Wilson Disease is a rare inherited autosomal recessive disorder of copper metabolism, characterised by excessive deposition of copper in various bodily tissues, particularly the liver, brain, and corneas of the eyes. This is due to mutations of the ATP7B gene which is responsible for encoding specific proteins that are responsible for the transportation of copper from the liver around the body, which is prohibited due to the mutations. If left untreated, Wilson Disease can cause hepatic disease, central nervous system dysfunction, or death. Approximately 1 in 30,000 people are affected by Wilson Disease worldwide (WDA, 2018). The first sign of Wilson Disease is liver dysfunction in more than half of patients, beginning at six years of age, however, it usually presents clinically in teenage years or early twenties manifesting as acute hepatitis. Some individuals with Wilson Disease have been thought to have infectious hepatitis or infectious mononucleosis and so it is vital that those with unexplained, abnormal liver tests are tested for Wilson Disease.
Menkes Disease is more likely to affect premature babies and is a rare inherited x-link recessive disorder of copper metabolism, characterised by sparse, kinky hair; failure to gain weight and grow at the expected rate (failure to thrive); and deterioration of the nervous system. This is due to mutations of the ATP7A gene which is responsible for the absorption of copper from food in the small intestines and supplying copper to certain enzymes that are critical for the structure of bone, skin, hair, blood vessels, and the nervous system. Approximately 1 in 100,000 people are affected by Menkes disease worldwide (USA National Library of Medicine, 2018). The first sign of Menkes Disease develops at 2-3 months of age and includes curly, sparse, coarse, dull, and discoloured haired.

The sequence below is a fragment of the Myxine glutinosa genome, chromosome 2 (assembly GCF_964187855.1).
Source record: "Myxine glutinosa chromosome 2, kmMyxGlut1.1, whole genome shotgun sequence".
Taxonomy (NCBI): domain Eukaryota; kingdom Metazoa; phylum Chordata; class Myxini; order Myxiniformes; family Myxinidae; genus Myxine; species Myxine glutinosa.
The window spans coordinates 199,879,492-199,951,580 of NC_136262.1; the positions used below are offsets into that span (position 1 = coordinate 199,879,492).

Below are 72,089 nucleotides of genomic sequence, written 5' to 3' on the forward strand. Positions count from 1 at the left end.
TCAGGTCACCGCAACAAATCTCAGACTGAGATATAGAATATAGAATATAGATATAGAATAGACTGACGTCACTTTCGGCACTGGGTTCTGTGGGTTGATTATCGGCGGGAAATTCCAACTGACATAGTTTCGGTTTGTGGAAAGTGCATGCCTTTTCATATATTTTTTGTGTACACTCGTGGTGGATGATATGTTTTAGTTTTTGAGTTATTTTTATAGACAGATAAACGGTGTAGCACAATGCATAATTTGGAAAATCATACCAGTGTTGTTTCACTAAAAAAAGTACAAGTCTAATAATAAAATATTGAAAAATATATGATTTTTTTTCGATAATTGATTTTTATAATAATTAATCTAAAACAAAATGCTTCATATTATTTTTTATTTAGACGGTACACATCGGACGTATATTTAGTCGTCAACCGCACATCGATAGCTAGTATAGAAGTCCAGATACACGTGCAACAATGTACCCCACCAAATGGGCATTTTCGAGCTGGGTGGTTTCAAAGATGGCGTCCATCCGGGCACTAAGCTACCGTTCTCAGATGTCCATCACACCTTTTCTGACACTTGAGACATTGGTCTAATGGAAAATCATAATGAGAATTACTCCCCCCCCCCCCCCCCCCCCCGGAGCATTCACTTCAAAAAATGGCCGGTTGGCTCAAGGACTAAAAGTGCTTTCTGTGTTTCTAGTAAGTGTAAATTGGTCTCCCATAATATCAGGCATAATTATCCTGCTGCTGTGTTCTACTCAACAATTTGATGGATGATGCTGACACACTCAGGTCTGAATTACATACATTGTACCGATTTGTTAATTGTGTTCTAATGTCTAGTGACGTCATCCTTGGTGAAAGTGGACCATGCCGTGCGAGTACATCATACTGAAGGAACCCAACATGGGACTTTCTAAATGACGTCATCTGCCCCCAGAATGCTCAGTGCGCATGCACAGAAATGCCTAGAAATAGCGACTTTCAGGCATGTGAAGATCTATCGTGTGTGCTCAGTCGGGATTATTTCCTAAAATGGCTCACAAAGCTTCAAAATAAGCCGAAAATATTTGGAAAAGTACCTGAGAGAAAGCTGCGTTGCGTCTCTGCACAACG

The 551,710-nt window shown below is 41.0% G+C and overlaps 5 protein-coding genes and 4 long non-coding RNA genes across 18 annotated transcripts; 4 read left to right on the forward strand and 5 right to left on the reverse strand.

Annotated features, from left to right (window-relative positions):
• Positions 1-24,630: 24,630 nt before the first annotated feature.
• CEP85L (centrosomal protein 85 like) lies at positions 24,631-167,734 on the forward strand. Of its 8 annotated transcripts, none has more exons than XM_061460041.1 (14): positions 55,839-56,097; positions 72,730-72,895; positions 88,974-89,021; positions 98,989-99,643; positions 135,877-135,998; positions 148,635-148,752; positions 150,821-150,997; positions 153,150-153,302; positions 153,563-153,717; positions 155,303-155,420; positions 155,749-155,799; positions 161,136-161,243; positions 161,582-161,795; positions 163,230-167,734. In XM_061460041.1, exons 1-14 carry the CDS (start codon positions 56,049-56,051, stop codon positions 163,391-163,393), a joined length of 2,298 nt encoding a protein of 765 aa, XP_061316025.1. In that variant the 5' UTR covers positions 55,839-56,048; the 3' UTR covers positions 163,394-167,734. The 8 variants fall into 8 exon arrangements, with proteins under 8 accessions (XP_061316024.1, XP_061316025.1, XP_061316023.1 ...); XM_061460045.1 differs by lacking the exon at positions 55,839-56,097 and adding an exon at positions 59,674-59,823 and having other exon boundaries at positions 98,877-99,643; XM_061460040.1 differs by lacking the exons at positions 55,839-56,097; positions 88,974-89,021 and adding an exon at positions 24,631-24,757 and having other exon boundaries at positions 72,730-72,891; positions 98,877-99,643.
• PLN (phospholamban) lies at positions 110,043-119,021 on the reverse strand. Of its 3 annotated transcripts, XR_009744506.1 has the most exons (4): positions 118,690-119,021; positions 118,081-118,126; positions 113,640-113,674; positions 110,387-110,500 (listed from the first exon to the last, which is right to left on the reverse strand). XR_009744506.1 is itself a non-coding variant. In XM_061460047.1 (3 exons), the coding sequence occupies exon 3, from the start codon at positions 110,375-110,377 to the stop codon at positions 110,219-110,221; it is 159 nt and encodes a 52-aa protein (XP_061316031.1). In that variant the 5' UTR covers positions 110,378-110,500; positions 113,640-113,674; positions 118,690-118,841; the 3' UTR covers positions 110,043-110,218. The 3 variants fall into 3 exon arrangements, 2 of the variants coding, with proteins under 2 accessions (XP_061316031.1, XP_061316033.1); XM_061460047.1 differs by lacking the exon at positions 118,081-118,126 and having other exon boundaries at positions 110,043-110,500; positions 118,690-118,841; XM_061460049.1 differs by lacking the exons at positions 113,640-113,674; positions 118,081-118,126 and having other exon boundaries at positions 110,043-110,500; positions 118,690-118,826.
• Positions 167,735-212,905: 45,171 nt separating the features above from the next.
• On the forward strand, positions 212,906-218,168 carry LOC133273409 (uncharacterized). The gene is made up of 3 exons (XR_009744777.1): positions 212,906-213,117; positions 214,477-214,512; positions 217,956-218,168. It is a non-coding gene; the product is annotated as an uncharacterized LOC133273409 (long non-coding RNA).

As there are no cures for Wilson Disease or Menkes Disease, treatment aids to reduce/replace copper within the body. The Randox Copper assay can comfortably detect copper levels outside of the healthy range to aid in the diagnosis and monitoring of treatment of Wilson Disease and Menkes Disease.
Randox Copper Assay
The Randox Copper assay is used to measure the amount of copper in the blood; to help with the diagnosis and monitoring of rare inherited diseases related to copper toxicity (Wilson Disease) and copper deficiency (Menkes Disease). Copper deficiency is less likely because a normal diet contains plenty of copper including organ meats, beans, and wholegrains, however, copper deficiency is more likely to occur in those who are malnourished, more likely children.
For more information visit: https://www.randox.com/copper
To request an application for your specific analyser, contact firstname.lastname@example.org